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Amul to invest Rs 5,000 crore over next five years



Because individuals have consumed more branded products, consumer goods turnover has climbed 15-20%. Amul wants to double its revenue to Rs 1 lakh crore by 2024, up from Rs 52,000 crore now. In the next five years, they want to invest over Rs 5,000 in increasing milk processing facilities.

Amul increased its daily milk collection from 10 to 11 lakh litres to 22 lakh litres in Maharashtra, where the business previously collected 10 to 11 lakh litres. Amul is unconcerned about commodity stock because it will be taken care of during the summer, according to Dr. RS Sodhi, MD, Gujarat Cooperative Milk Marketing Federation Ltd. (a.k.a. Amul). Ice cream sales had plummeted by 85%, but have since recovered and are currently down 50%. However, Amul has made up for the decline in commodity prices by increasing its consumer business.

“The organised packed food brand business has benefited from Covid-19. The change to organised branded and packaged food will have a favourable influence in the next one or two years. This transformation will be irrevocable”, R.S. Sodhi remarked. He said that the market was there for the taking, even though just one-third of the milk market sector was organised. Amul would have to buy more, process it, advertise it, and expand its distribution network.

Sodhi talked to members of the TiE Pune Chapter and advised start-ups that now was the greatest time to enter the food market. Amul, according to Sodhi, used the lockdown period to strengthen the brand, reassure customers, and keep in touch with them. He explained that the food business is long-term and takes decades to build brick-by-brick, brick-and-mortar and that it cannot be done solely by sitting in front of laptops. Amul does not spend a lot of money on advertising and never spends more than 1% of its revenue on it, according to Sodhi. With the reruns of the Ramayana and Mahabharata teleserials, they were able to gain three times the benefit for the same commercial cost.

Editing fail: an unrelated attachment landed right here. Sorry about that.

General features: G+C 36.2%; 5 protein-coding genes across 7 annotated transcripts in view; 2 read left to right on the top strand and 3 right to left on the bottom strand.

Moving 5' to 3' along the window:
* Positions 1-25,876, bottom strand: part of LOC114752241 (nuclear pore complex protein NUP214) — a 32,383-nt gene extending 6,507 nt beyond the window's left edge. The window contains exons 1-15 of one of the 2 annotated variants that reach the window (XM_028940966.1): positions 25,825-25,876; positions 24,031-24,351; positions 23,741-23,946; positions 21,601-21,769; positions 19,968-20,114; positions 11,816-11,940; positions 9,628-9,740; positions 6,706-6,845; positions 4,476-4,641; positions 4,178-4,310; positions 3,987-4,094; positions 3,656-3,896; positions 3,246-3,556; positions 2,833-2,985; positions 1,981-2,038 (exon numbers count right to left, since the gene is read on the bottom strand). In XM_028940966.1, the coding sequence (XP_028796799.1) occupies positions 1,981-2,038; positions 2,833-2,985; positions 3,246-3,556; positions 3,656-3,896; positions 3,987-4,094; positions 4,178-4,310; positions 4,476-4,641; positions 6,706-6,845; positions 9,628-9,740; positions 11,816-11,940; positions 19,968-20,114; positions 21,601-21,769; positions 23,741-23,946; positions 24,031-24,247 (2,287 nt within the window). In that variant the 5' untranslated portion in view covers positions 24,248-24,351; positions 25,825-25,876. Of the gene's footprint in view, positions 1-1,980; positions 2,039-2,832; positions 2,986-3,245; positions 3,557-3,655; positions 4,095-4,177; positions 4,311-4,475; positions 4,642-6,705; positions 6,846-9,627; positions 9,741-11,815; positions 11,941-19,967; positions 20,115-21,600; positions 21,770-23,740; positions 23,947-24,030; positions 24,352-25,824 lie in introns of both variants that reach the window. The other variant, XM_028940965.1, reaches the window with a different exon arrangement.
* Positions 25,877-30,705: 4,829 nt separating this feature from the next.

Amul is increasing its investments in milk procurement infrastructure both within and outside of Gujarat. After Gujarat, Maharashtra had the largest milk procurement, with daily collections ranging from 21 to 22 lakh gallons. Amul operates a dairy plant at Khamano, which is located between Ludhiana and Chandigarh and is investing in Punjab. It already collects three lakh litres of milk each day from 50,000 Punjab farmers. “We are paying them the same amount as a Gujarati farmer. Other players, such as Nestle, will have to pay a higher price as a result of our entry”, noted Dr. Sodhi. 

Delving further into this, Sodhi pointed out, “Aside from that, we have three private plants that we have rented out. One is near Chandigarh, the other is in Bhatala, and the third is in Bhatinda. Punjab is where we’re putting a lot of our money”. Milk, pasteurised milk, and eventually other products will be the initial investments earmarked by the dairy major.

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